Headache Education Center

PRIMARY THUNDERCLAP HEADACHE


Description
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Description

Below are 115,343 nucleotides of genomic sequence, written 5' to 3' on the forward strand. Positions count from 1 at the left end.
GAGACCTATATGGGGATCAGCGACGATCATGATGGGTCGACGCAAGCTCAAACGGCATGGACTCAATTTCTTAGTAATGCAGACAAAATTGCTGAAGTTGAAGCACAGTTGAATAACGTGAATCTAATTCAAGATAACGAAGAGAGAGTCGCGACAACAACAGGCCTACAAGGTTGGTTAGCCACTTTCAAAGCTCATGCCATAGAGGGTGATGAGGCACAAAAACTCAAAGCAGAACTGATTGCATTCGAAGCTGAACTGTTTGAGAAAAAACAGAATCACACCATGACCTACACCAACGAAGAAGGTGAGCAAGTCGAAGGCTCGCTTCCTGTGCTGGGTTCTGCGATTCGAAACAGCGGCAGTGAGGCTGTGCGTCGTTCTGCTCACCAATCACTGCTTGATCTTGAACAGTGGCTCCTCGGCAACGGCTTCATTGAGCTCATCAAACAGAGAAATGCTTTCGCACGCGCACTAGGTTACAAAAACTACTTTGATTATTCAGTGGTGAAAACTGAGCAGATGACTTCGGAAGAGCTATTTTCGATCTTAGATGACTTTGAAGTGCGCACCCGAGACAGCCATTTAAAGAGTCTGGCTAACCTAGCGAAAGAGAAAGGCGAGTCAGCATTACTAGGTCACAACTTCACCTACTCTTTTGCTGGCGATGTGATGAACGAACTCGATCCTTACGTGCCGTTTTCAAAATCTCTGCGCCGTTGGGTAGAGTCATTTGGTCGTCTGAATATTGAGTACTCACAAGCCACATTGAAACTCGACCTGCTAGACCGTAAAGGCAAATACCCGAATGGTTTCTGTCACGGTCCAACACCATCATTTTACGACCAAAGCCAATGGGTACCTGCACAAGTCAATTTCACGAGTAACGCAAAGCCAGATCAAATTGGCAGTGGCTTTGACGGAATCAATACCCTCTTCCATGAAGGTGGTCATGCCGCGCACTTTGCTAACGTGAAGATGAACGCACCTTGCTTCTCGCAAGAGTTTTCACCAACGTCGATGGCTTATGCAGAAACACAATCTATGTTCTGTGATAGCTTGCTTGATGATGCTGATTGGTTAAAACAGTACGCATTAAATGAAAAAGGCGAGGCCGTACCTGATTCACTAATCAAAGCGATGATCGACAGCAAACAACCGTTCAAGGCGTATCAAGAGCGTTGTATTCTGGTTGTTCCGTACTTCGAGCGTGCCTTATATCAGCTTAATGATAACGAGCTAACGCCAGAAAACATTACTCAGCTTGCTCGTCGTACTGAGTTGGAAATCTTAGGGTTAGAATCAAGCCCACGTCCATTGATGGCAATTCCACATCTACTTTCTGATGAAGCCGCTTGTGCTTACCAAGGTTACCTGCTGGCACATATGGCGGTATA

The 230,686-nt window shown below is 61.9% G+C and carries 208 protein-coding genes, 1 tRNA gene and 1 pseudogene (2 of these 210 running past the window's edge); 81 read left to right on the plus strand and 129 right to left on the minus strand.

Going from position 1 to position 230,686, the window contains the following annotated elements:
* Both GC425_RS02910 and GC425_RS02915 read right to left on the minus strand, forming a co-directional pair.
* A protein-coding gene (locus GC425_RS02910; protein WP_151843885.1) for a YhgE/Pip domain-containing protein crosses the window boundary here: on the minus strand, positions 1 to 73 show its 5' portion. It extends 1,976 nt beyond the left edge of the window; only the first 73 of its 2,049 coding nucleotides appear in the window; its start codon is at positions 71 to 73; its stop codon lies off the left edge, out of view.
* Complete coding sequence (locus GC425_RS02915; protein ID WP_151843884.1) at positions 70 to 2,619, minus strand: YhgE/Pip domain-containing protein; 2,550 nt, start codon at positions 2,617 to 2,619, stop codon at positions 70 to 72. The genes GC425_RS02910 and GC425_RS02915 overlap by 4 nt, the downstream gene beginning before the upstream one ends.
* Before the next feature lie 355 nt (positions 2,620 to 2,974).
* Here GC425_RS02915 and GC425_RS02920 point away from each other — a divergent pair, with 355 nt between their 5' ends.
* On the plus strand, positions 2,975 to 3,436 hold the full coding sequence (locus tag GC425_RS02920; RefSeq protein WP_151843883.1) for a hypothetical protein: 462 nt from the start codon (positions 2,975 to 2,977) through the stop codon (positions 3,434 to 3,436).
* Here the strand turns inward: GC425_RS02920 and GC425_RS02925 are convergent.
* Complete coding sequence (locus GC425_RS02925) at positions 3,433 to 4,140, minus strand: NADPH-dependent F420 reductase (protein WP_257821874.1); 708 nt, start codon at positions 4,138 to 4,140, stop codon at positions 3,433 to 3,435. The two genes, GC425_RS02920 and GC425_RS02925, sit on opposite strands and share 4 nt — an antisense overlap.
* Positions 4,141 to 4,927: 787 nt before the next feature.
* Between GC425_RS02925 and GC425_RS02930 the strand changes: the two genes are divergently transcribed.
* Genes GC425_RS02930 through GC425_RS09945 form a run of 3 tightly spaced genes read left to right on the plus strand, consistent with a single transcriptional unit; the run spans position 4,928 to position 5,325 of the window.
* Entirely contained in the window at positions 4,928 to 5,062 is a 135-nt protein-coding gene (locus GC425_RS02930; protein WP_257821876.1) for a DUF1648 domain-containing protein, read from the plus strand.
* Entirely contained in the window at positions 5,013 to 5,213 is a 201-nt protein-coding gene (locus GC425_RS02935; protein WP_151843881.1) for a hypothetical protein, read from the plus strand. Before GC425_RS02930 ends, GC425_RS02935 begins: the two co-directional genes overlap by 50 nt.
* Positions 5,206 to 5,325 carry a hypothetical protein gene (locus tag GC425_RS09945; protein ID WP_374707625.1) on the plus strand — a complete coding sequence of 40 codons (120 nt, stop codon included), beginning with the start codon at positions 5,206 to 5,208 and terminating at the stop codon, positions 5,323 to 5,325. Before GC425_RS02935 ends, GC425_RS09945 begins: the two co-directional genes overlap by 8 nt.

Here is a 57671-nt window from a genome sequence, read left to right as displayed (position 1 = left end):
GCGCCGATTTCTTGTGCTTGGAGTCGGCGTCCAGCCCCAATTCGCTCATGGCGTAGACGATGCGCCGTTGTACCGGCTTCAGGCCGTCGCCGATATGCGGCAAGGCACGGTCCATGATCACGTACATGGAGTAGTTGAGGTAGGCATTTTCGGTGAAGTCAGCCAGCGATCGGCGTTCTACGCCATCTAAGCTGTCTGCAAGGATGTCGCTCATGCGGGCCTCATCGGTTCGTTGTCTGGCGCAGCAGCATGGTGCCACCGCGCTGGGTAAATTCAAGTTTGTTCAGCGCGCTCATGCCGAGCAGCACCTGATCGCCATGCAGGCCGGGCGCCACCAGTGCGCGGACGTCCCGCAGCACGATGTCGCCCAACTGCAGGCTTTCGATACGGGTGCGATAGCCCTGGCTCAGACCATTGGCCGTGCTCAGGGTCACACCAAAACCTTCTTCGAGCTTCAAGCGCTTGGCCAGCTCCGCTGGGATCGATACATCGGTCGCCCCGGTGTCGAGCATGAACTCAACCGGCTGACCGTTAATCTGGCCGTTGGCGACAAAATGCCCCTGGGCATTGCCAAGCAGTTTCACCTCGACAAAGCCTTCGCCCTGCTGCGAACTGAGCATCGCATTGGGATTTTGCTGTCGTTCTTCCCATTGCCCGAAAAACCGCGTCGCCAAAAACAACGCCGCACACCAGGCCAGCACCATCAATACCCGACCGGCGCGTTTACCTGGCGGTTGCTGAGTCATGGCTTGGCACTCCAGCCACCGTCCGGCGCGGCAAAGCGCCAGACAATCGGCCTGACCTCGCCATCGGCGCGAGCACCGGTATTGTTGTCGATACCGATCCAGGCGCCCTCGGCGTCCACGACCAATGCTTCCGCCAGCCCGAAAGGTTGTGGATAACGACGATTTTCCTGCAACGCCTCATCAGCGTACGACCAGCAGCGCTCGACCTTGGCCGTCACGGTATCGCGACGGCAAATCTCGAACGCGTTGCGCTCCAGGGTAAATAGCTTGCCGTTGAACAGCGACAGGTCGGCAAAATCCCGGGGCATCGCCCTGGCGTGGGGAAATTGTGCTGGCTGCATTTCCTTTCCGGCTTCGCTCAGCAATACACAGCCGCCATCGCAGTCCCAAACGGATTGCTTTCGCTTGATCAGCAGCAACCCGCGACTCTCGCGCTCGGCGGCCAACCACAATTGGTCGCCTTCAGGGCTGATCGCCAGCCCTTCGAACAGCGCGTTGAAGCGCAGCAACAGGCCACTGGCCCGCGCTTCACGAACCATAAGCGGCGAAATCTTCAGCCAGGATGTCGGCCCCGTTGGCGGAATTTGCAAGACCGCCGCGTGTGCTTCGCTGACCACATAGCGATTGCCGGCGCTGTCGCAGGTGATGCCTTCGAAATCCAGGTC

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This is a very severe (“first or worst”) headache of an abrupt onset, reaching maximum intensity in less than 1 minute and lasting for 5 or more minutes. It can be a benign headache syndrome, but can also be associated with spinal fluid leak, vascular disorders, brain tumors, other structural abnormalities, aneurysm, tearing of an artery (dissection), other vascular abnormalities, or other “secondary causes”. Therefore, an evaluation with brain scans (brain and carotid CTA, or brain MRI and brain and carotid artery MRA) to exclude these potential treatable causes is necessary. It cannot be diagnosed until examination, further history, a recurrent pattern, and evaluations to exclude other causes of the headache have been performed with a physician. This headache requires emergent evaluation at the nearest emergency department for testing and evaluation, especially the first time that it occurs. One of the main diagnoses that needs to be evaluated for is a blood vessel related headache such as subarachnoid hemorrhage from aneurysm rupture (brain bleed).